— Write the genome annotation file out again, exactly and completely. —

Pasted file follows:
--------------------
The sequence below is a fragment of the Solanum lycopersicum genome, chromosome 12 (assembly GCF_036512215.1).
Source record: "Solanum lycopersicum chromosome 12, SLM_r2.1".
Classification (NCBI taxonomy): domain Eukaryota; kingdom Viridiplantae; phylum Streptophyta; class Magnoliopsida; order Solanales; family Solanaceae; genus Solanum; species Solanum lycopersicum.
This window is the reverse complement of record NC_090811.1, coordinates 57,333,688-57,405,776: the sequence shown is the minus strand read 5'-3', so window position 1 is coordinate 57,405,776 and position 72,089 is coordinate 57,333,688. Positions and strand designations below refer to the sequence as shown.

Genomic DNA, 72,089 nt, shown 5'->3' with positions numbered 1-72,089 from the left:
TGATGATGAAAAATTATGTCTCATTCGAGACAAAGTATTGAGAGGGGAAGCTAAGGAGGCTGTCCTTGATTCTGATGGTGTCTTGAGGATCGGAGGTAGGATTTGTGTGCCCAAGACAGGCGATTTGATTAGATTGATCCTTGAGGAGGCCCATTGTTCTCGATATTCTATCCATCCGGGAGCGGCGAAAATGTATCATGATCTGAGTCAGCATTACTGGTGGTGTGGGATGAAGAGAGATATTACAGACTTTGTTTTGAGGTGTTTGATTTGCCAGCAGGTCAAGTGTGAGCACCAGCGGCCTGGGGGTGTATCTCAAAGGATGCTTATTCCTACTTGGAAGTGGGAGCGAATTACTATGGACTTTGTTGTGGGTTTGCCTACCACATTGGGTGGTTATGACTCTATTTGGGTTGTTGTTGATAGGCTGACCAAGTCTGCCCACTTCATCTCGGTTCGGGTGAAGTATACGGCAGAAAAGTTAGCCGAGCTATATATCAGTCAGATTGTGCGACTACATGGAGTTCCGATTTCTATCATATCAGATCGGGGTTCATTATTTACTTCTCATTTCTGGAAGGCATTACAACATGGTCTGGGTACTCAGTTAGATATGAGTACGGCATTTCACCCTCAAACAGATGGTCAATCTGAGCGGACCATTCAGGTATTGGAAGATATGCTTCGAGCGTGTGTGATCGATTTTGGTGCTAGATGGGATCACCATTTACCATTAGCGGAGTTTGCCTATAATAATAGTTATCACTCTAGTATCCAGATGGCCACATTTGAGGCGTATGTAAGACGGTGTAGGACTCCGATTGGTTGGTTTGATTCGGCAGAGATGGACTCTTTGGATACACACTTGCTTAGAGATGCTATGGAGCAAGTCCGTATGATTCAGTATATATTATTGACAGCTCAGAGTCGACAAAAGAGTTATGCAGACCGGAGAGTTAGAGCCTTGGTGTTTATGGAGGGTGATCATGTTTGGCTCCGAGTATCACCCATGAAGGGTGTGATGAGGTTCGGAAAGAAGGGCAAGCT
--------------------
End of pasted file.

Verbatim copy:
The sequence below is a fragment of the Solanum lycopersicum genome, chromosome 12 (assembly GCF_036512215.1).
Source record: "Solanum lycopersicum chromosome 12, SLM_r2.1".
Classification (NCBI taxonomy): domain Eukaryota; kingdom Viridiplantae; phylum Streptophyta; class Magnoliopsida; order Solanales; family Solanaceae; genus Solanum; species Solanum lycopersicum.
This window is the reverse complement of record NC_090811.1, coordinates 57,333,688-57,405,776: the sequence shown is the minus strand read 5'-3', so window position 1 is coordinate 57,405,776 and position 72,089 is coordinate 57,333,688. Positions and strand designations below refer to the sequence as shown.

Genomic DNA, 72,089 nt, shown 5'->3' with positions numbered 1-72,089 from the left:
TGATGATGAAAAATTATGTCTCATTCGAGACAAAGTATTGAGAGGGGAAGCTAAGGAGGCTGTCCTTGATTCTGATGGTGTCTTGAGGATCGGAGGTAGGATTTGTGTGCCCAAGACAGGCGATTTGATTAGATTGATCCTTGAGGAGGCCCATTGTTCTCGATATTCTATCCATCCGGGAGCGGCGAAAATGTATCATGATCTGAGTCAGCATTACTGGTGGTGTGGGATGAAGAGAGATATTACAGACTTTGTTTTGAGGTGTTTGATTTGCCAGCAGGTCAAGTGTGAGCACCAGCGGCCTGGGGGTGTATCTCAAAGGATGCTTATTCCTACTTGGAAGTGGGAGCGAATTACTATGGACTTTGTTGTGGGTTTGCCTACCACATTGGGTGGTTATGACTCTATTTGGGTTGTTGTTGATAGGCTGACCAAGTCTGCCCACTTCATCTCGGTTCGGGTGAAGTATACGGCAGAAAAGTTAGCCGAGCTATATATCAGTCAGATTGTGCGACTACATGGAGTTCCGATTTCTATCATATCAGATCGGGGTTCATTATTTACTTCTCATTTCTGGAAGGCATTACAACATGGTCTGGGTACTCAGTTAGATATGAGTACGGCATTTCACCCTCAAACAGATGGTCAATCTGAGCGGACCATTCAGGTATTGGAAGATATGCTTCGAGCGTGTGTGATCGATTTTGGTGCTAGATGGGATCACCATTTACCATTAGCGGAGTTTGCCTATAATAATAGTTATCACTCTAGTATCCAGATGGCCACATTTGAGGCGTATGTAAGACGGTGTAGGACTCCGATTGGTTGGTTTGATTCGGCAGAGATGGACTCTTTGGATACACACTTGCTTAGAGATGCTATGGAGCAAGTCCGTATGATTCAGTATATATTATTGACAGCTCAGAGTCGACAAAAGAGTTATGCAGACCGGAGAGTTAGAGCCTTGGTGTTTATGGAGGGTGATCATGTTTGGCTCCGAGTATCACCCATGAAGGGTGTGATGAGGTTCGGAAAGAAGGGCAAGCT